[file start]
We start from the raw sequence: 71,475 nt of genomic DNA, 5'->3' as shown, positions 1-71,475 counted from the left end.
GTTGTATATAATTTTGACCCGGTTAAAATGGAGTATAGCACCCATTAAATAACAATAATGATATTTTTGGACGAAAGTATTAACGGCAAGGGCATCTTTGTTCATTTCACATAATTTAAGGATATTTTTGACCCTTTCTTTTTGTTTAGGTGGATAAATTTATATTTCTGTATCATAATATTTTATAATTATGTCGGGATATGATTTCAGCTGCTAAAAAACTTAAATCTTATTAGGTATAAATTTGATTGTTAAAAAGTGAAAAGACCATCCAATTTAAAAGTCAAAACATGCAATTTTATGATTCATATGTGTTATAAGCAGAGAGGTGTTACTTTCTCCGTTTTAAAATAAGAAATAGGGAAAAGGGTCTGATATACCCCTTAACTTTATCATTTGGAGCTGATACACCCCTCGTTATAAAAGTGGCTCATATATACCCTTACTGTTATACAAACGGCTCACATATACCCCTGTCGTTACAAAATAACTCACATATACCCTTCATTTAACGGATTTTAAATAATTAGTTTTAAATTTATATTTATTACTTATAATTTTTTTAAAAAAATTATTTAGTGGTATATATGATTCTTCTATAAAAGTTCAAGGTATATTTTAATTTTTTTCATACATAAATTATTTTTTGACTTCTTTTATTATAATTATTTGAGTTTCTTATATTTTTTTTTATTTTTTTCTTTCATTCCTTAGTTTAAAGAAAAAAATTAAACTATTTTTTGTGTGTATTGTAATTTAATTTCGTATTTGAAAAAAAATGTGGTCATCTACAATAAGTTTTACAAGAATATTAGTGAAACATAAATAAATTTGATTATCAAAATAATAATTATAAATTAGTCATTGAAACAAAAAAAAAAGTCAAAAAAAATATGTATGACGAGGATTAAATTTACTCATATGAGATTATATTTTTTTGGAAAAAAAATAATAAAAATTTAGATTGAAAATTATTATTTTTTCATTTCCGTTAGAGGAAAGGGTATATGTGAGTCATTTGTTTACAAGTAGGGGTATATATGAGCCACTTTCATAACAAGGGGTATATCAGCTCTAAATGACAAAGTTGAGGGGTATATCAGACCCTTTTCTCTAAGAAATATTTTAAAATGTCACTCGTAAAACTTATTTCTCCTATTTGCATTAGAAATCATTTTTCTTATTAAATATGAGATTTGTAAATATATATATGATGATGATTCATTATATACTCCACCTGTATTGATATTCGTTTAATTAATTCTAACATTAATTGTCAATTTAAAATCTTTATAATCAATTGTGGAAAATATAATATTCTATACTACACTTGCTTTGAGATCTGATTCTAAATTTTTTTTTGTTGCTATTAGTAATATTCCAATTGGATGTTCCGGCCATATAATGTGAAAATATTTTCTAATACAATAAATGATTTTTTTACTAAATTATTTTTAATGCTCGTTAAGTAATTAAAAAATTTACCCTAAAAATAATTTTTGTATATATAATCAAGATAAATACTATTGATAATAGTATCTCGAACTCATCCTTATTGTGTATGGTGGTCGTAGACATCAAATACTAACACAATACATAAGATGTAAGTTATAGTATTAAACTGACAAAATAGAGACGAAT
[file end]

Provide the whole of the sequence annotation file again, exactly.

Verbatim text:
We start from the raw sequence: 71,475 nt of genomic DNA, 5'->3' as shown, positions 1-71,475 counted from the left end.
GTTGTATATAATTTTGACCCGGTTAAAATGGAGTATAGCACCCATTAAATAACAATAATGATATTTTTGGACGAAAGTATTAACGGCAAGGGCATCTTTGTTCATTTCACATAATTTAAGGATATTTTTGACCCTTTCTTTTTGTTTAGGTGGATAAATTTATATTTCTGTATCATAATATTTTATAATTATGTCGGGATATGATTTCAGCTGCTAAAAAACTTAAATCTTATTAGGTATAAATTTGATTGTTAAAAAGTGAAAAGACCATCCAATTTAAAAGTCAAAACATGCAATTTTATGATTCATATGTGTTATAAGCAGAGAGGTGTTACTTTCTCCGTTTTAAAATAAGAAATAGGGAAAAGGGTCTGATATACCCCTTAACTTTATCATTTGGAGCTGATACACCCCTCGTTATAAAAGTGGCTCATATATACCCTTACTGTTATACAAACGGCTCACATATACCCCTGTCGTTACAAAATAACTCACATATACCCTTCATTTAACGGATTTTAAATAATTAGTTTTAAATTTATATTTATTACTTATAATTTTTTTAAAAAAATTATTTAGTGGTATATATGATTCTTCTATAAAAGTTCAAGGTATATTTTAATTTTTTTCATACATAAATTATTTTTTGACTTCTTTTATTATAATTATTTGAGTTTCTTATATTTTTTTTTATTTTTTTCTTTCATTCCTTAGTTTAAAGAAAAAAATTAAACTATTTTTTGTGTGTATTGTAATTTAATTTCGTATTTGAAAAAAAATGTGGTCATCTACAATAAGTTTTACAAGAATATTAGTGAAACATAAATAAATTTGATTATCAAAATAATAATTATAAATTAGTCATTGAAACAAAAAAAAAAGTCAAAAAAAATATGTATGACGAGGATTAAATTTACTCATATGAGATTATATTTTTTTGGAAAAAAAATAATAAAAATTTAGATTGAAAATTATTATTTTTTCATTTCCGTTAGAGGAAAGGGTATATGTGAGTCATTTGTTTACAAGTAGGGGTATATATGAGCCACTTTCATAACAAGGGGTATATCAGCTCTAAATGACAAAGTTGAGGGGTATATCAGACCCTTTTCTCTAAGAAATATTTTAAAATGTCACTCGTAAAACTTATTTCTCCTATTTGCATTAGAAATCATTTTTCTTATTAAATATGAGATTTGTAAATATATATATGATGATGATTCATTATATACTCCACCTGTATTGATATTCGTTTAATTAATTCTAACATTAATTGTCAATTTAAAATCTTTATAATCAATTGTGGAAAATATAATATTCTATACTACACTTGCTTTGAGATCTGATTCTAAATTTTTTTTTGTTGCTATTAGTAATATTCCAATTGGATGTTCCGGCCATATAATGTGAAAATATTTTCTAATACAATAAATGATTTTTTTACTAAATTATTTTTAATGCTCGTTAAGTAATTAAAAAATTTACCCTAAAAATAATTTTTGTATATATAATCAAGATAAATACTATTGATAATAGTATCTCGAACTCATCCTTATTGTGTATGGTGGTCGTAGACATCAAATACTAACACAATACATAAGATGTAAGTTATAGTATTAAACTGACAAAATAGAGACGAAT